multiplication table

b. : a condensed enumeration : list , synopsis

table of contents

table of organization

offer his little table of oppositions and … let it stand — Carlos Baker

7. : something that resembles a table especially in having a plane surface: as


(1) : the principal facet at the top of a brilliant — see brilliant illustration

(2) : table diamond


(1) : tableland

(2) : level — see water table

c. obsolete

(1) : picture

(2) : the surface on which a picture is painted

(3) : a plane of perspective


(1) : the external or internal layer of compact bone of the skull separated by cancellous diploe

(2) : the flat worn upper surface of a tooth (as of a horse)

e. archaic : a large round sheet of crown glass

f. : a flat or short prismatic crystal


(1) : a flat plate in a machine tool that is often movable and is usually provided with T slots on its upper surfaces to which work can be fastened while it is being processed

(2) : a concentrating table (as for washing or screening coal ore) : settling trough : run

h. : a long flat-bottomed slightly inclined trough down which a slurry of starch and gluten flows slowly so that the heavier starch particles settle out while the gluten runs off

i. : belly 5f

- on the table

- under the table

II. adjective

Etymology: Middle English, from table (I)

1. obsolete : of or relating to backgammon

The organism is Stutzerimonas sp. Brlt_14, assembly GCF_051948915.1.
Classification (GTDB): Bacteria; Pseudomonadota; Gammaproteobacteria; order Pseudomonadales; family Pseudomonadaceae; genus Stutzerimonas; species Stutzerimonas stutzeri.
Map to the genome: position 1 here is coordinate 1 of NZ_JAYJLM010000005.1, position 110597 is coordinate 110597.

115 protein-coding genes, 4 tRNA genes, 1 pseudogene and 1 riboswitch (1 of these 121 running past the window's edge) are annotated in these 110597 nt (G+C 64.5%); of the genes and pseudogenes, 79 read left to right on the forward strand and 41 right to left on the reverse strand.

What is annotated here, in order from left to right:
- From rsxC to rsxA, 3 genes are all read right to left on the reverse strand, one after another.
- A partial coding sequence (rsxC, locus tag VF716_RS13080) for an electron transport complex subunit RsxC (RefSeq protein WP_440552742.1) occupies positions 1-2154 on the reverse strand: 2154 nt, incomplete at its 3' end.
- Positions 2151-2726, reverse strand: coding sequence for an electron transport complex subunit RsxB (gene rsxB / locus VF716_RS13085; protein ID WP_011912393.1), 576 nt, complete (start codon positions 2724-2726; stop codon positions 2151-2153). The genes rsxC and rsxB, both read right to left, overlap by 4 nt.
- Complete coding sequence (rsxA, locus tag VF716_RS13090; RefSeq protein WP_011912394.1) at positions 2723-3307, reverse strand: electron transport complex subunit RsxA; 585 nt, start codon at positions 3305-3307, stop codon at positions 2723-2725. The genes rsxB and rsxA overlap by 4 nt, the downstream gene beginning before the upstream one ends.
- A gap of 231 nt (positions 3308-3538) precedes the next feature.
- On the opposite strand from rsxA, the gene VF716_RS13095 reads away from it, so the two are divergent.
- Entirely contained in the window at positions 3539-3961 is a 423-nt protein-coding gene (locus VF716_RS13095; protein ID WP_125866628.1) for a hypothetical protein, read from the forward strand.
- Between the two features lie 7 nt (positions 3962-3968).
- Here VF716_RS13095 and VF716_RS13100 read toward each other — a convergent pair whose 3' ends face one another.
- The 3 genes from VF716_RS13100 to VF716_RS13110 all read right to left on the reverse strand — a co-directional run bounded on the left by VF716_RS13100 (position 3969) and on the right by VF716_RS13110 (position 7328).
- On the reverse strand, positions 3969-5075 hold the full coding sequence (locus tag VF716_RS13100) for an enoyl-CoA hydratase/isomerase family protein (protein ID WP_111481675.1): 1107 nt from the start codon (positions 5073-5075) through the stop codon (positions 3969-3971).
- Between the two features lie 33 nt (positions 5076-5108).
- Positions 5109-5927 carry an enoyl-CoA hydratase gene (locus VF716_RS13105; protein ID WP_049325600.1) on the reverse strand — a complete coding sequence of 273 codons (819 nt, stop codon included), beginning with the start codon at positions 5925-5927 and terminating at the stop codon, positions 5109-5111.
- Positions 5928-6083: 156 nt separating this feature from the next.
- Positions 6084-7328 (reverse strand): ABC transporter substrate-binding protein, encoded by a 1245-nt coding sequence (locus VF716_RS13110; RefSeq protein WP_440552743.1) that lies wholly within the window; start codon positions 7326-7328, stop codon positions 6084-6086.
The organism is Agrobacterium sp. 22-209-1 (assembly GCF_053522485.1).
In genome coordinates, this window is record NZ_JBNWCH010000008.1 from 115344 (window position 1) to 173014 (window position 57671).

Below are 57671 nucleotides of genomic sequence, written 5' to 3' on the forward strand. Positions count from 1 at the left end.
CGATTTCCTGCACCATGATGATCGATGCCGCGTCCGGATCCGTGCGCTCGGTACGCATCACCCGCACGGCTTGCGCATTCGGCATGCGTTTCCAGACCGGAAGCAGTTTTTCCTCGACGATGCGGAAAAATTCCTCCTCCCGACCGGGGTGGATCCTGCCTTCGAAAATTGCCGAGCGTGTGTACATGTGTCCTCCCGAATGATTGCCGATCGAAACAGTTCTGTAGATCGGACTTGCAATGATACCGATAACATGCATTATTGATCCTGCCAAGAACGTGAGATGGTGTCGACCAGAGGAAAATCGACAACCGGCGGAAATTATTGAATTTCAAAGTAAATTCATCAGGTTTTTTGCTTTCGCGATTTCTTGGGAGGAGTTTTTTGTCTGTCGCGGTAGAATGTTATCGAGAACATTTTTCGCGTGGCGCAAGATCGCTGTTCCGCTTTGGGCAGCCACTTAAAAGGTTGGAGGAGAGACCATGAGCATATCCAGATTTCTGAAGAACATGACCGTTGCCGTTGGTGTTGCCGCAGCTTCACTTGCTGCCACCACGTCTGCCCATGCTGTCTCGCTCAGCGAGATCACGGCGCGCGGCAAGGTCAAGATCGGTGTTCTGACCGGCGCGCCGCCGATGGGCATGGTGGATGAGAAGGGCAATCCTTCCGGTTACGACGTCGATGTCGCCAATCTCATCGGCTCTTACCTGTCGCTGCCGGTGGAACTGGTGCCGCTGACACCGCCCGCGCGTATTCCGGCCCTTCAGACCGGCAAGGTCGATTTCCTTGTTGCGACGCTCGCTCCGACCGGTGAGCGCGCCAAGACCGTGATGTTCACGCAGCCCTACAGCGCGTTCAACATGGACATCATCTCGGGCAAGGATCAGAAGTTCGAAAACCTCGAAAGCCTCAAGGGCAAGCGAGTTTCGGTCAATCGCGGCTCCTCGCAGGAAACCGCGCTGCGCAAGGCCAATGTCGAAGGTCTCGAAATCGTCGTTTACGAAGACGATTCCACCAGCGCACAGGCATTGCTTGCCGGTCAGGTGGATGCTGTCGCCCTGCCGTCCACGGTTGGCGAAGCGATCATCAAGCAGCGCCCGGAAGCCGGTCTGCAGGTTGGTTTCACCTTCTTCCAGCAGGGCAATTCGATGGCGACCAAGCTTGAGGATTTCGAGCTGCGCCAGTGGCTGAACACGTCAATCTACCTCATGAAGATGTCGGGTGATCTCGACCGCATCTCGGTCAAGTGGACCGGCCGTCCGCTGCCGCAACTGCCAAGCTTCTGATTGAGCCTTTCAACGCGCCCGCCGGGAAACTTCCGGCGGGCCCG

your table players, and other gamesters — James Mabbe


a. : of, relating to, or used on a table

table mat

table lamp

table model

gambling-license holders must pay a table tax to the state — J.F.McDonald

b. : raised or processed for table use : suitable for human consumption

table bird

3. : resembling a table : having a plane surface

table rock

table reef

table -jawed tweezers

4. : tabular

table matter

table work

5. : of, relating to, or mounted on the table of a machine

table vise

tool has more teeth in cutters allowing for increased table feed per minute — Steel

III. verb

( tabled ; tabled ; tabling -b(ə)liŋ ; tables )

Etymology: Middle English tablen, from table (I)

transitive verb

1. : to enter on a table : tabulate

quarterly distribution … is as tabled below — T.J.Grayson

2. : to provide with food : feed

tabled in midmorning they ate sour pickles — Thomas Wolfe


a. Britain : to place on the agenda : submit for discussion

research groups prepare the draft bills tabled by … parliamentary representatives — Barbara & Robert North

b. : to lay on the table

the hydroelectric project has been tabled, revived, tabled again — E.W.Smith

c. : to put on a table

ale, for which he too used to table his twopence — Thomas Carlyle

florists tabled a large … assortment of cut flowers — Gardeners' Chronicle


a. archaic : scarf IV 1

b. : to strengthen (a sail) by making a broad hem on the edges attached to the boltrope

5. : to wash or screen on a table

table ground ore

6. : to sediment (starch) by use of a table

intransitive verb

archaic : to take food : board , eat

Webster's New International English Dictionary.      Новый международный словарь английского языка Webster.